Cookin’ with Condley

Published 1:03 pm Monday, February 27, 2023

By Sarah Condley

Columnist

It seems my husband, Brad, has developed an allergy to white flour. He gets congested and sneezes whenever he eats something made with regular flour.

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I would be away from home most of the day, and I asked Brad to get something out of the freezer for supper. He asked what I wanted, and I told him it didn’t matter. When I got home late in the afternoon, he told me we would have homemade pizza, and he was starting the process of making whole-wheat pizza dough.

He’d researched the internet and found a pretty simple recipe and just wanted to see how it would turn out and if it bothered his allergies. I have no idea which website this recipe came from.

He asked me to move one of the oven racks to the upper part of the oven and then turn it on to preheat. I complied.

He then asked if our blender had a food processor attachment. Even though it didn’t, he combined the dough in the blender and used the pulse button to combine the ingredients. I thought that was a pretty good idea.

To get started on making the actual dough, he started running hot water at the kitchen sink. I asked what that was for, and he said to proof the yeast. I told him I typically put the water in the microwave and then used a meat thermometer to test to see if the temperature was right because you have to have just the right temperature. Not too hot, so you don’t kill the yeast, yet hot enough for the yeast to work. He looked at me and said, “Don’t forget I was a chemist.” Which meant he could tell by feeling if the water was warm enough. I raised my eyebrows and said, “OK.”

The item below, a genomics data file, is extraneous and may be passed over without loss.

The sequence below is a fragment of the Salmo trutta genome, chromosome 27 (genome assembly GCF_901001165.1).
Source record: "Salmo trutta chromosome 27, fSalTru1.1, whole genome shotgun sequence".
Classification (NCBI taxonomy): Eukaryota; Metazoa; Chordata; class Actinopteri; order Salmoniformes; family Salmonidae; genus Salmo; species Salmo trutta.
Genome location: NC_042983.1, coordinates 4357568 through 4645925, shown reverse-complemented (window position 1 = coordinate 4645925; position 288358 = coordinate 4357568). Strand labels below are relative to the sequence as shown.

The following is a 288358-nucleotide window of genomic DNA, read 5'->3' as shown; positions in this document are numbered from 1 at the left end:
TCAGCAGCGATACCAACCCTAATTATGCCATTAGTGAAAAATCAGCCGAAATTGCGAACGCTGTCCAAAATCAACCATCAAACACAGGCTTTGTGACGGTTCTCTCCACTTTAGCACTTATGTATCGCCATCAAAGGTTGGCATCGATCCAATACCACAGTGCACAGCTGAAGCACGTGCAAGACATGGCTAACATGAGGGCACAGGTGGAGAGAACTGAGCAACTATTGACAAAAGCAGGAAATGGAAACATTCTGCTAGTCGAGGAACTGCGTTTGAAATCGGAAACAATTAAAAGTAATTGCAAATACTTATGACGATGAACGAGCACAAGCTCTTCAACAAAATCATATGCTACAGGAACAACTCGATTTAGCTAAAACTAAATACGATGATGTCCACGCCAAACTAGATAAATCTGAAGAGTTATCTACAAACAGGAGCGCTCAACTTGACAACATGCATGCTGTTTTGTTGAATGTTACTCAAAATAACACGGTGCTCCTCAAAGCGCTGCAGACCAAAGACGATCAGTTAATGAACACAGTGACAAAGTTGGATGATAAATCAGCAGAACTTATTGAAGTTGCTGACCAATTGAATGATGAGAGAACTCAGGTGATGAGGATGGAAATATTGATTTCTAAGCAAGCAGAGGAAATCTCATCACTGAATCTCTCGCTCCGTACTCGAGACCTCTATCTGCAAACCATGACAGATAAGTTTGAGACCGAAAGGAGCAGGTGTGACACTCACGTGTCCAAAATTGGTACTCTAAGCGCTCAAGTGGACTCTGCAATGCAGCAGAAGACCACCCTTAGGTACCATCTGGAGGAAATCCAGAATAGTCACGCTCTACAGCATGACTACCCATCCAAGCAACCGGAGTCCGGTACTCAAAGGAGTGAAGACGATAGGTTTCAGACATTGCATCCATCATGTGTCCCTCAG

Before adding the water, he put oil, honey, and dry yeast in a large liquid measuring cup. After a few minutes, and him testing the water with his finger, he added the “just the right temperature” hot water and set the mixture aside.

After the yeast mixture sat for a few minutes, Brad raised the measuring cup and said, “Look.” Sure enough, the yeast had worked and was almost coming over the top of the measuring cup. So OK, I guess his years as a chemist paid off.

Next, he poured the wheat flour, Parmesan cheese, and salt into the blender and used the pulse button to combine. Because we (excuse me, he) was using a blender, he stopped it, lifted the lid and poured in some of the yeast mixture, put the lid back on, removed the lid, added more yeast mixture and put the lid back on again. You get the picture.

Once the dough formed a loose ball, he dumped it onto the floured counter and asked me to knead it since he wasn’t sure how to knead it.

The dough came together nicely, and I divided it in half. I wrapped one half in plastic wrap and set it aside. We planned to freeze the unused half for another time if this happened.

Brad also asked me to roll the dough out. Since the recipe said to bake the pizza on a parchment-lined pan, I rolled the dough out on the paper and slid it onto the round pizza pan.